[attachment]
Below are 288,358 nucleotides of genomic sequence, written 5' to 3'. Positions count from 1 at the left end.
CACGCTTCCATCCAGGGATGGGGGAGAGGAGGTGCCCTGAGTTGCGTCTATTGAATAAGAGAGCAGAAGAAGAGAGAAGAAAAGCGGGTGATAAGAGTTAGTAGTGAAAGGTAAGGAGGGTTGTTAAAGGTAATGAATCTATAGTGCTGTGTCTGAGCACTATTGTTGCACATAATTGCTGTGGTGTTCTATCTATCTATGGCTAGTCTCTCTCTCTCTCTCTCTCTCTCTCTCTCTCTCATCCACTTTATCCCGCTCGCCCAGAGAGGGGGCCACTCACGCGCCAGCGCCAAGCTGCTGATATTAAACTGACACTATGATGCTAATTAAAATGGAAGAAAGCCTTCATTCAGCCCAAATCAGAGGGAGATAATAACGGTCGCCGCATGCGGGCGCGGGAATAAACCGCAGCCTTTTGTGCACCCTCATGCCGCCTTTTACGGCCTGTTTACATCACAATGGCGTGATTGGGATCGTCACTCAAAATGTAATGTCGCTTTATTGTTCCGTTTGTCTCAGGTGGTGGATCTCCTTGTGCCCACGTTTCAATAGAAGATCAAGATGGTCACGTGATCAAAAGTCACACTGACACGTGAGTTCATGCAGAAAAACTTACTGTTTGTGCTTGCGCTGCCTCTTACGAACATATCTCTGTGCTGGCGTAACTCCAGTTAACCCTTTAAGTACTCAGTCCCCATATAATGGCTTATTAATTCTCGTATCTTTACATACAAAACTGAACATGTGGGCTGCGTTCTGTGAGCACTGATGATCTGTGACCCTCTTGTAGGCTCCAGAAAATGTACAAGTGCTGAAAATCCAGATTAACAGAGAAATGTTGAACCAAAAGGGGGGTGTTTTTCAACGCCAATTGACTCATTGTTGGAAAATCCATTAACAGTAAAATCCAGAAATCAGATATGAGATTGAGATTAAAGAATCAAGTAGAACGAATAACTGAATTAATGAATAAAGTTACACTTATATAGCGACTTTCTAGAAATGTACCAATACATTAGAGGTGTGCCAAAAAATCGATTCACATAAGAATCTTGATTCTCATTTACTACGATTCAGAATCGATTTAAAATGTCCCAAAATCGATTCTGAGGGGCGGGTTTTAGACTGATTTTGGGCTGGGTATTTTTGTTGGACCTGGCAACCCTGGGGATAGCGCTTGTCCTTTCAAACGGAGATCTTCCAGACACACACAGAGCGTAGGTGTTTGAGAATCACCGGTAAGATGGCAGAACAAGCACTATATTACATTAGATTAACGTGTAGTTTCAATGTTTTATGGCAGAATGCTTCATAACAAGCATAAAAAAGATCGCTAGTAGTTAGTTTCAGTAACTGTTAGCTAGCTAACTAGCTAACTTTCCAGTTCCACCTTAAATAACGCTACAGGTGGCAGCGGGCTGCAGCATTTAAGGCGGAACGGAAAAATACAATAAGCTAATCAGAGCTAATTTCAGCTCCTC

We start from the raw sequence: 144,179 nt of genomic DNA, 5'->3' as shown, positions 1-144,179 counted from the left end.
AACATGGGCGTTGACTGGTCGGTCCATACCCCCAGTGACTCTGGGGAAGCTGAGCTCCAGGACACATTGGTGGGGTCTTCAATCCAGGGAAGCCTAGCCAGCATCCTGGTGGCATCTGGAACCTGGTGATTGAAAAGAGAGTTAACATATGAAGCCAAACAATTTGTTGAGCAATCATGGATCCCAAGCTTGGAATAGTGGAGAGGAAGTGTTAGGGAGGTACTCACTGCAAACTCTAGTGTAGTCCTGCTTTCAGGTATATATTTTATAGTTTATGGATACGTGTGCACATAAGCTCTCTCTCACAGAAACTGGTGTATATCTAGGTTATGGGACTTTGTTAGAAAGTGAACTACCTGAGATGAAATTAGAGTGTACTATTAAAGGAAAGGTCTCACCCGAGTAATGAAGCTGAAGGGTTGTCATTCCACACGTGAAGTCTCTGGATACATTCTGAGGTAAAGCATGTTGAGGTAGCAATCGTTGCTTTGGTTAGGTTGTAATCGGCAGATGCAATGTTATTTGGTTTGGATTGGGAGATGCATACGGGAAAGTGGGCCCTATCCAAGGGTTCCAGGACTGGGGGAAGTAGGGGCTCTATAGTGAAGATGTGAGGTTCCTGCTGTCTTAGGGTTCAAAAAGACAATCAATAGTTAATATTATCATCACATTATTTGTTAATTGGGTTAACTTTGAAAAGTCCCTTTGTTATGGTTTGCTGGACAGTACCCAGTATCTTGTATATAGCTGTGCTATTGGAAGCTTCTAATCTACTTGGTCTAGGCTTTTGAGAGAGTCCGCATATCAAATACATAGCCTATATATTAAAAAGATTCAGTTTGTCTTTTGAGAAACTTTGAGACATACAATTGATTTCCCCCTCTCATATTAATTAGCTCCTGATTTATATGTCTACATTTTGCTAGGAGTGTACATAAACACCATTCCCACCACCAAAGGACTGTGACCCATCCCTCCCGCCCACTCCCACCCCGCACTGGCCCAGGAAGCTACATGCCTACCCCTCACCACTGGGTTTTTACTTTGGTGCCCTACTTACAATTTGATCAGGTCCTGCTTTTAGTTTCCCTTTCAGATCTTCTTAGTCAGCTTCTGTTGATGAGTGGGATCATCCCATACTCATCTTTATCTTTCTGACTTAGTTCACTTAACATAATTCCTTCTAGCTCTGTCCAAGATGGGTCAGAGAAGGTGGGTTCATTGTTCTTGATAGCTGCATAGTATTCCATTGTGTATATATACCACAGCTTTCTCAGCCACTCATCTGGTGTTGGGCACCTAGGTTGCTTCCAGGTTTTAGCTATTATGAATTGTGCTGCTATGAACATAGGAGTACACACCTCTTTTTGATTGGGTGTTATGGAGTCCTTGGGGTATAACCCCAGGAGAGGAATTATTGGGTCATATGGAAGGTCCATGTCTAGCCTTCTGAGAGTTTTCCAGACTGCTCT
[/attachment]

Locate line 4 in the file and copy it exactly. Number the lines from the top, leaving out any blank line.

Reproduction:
AACATGGGCGTTGACTGGTCGGTCCATACCCCCAGTGACTCTGGGGAAGCTGAGCTCCAGGACACATTGGTGGGGTCTTCAATCCAGGGAAGCCTAGCCAGCATCCTGGTGGCATCTGGAACCTGGTGATTGAAAAGAGAGTTAACATATGAAGCCAAACAATTTGTTGAGCAATCATGGATCCCAAGCTTGGAATAGTGGAGAGGAAGTGTTAGGGAGGTACTCACTGCAAACTCTAGTGTAGTCCTGCTTTCAGGTATATATTTTATAGTTTATGGATACGTGTGCACATAAGCTCTCTCTCACAGAAACTGGTGTATATCTAGGTTATGGGACTTTGTTAGAAAGTGAACTACCTGAGATGAAATTAGAGTGTACTATTAAAGGAAAGGTCTCACCCGAGTAATGAAGCTGAAGGGTTGTCATTCCACACGTGAAGTCTCTGGATACATTCTGAGGTAAAGCATGTTGAGGTAGCAATCGTTGCTTTGGTTAGGTTGTAATCGGCAGATGCAATGTTATTTGGTTTGGATTGGGAGATGCATACGGGAAAGTGGGCCCTATCCAAGGGTTCCAGGACTGGGGGAAGTAGGGGCTCTATAGTGAAGATGTGAGGTTCCTGCTGTCTTAGGGTTCAAAAAGACAATCAATAGTTAATATTATCATCACATTATTTGTTAATTGGGTTAACTTTGAAAAGTCCCTTTGTTATGGTTTGCTGGACAGTACCCAGTATCTTGTATATAGCTGTGCTATTGGAAGCTTCTAATCTACTTGGTCTAGGCTTTTGAGAGAGTCCGCATATCAAATACATAGCCTATATATTAAAAAGATTCAGTTTGTCTTTTGAGAAACTTTGAGACATACAATTGATTTCCCCCTCTCATATTAATTAGCTCCTGATTTATATGTCTACATTTTGCTAGGAGTGTACATAAACACCATTCCCACCACCAAAGGACTGTGACCCATCCCTCCCGCCCACTCCCACCCCGCACTGGCCCAGGAAGCTACATGCCTACCCCTCACCACTGGGTTTTTACTTTGGTGCCCTACTTACAATTTGATCAGGTCCTGCTTTTAGTTTCCCTTTCAGATCTTCTTAGTCAGCTTCTGTTGATGAGTGGGATCATCCCATACTCATCTTTATCTTTCTGACTTAGTTCACTTAACATAATTCCTTCTAGCTCTGTCCAAGATGGGTCAGAGAAGGTGGGTTCATTGTTCTTGATAGCTGCATAGTATTCCATTGTGTATATATACCACAGCTTTCTCAGCCACTCATCTGGTGTTGGGCACCTAGGTTGCTTCCAGGTTTTAGCTATTATGAATTGTGCTGCTATGAACATAGGAGTACACACCTCTTTTTGATTGGGTGTTATGGAGTCCTTGGGGTATAACCCCAGGAGAGGAATTATTGGGTCATATGGAAGGTCCATGTCTAGCCTTCTGAGAGTTTTCCAGACTGCTCT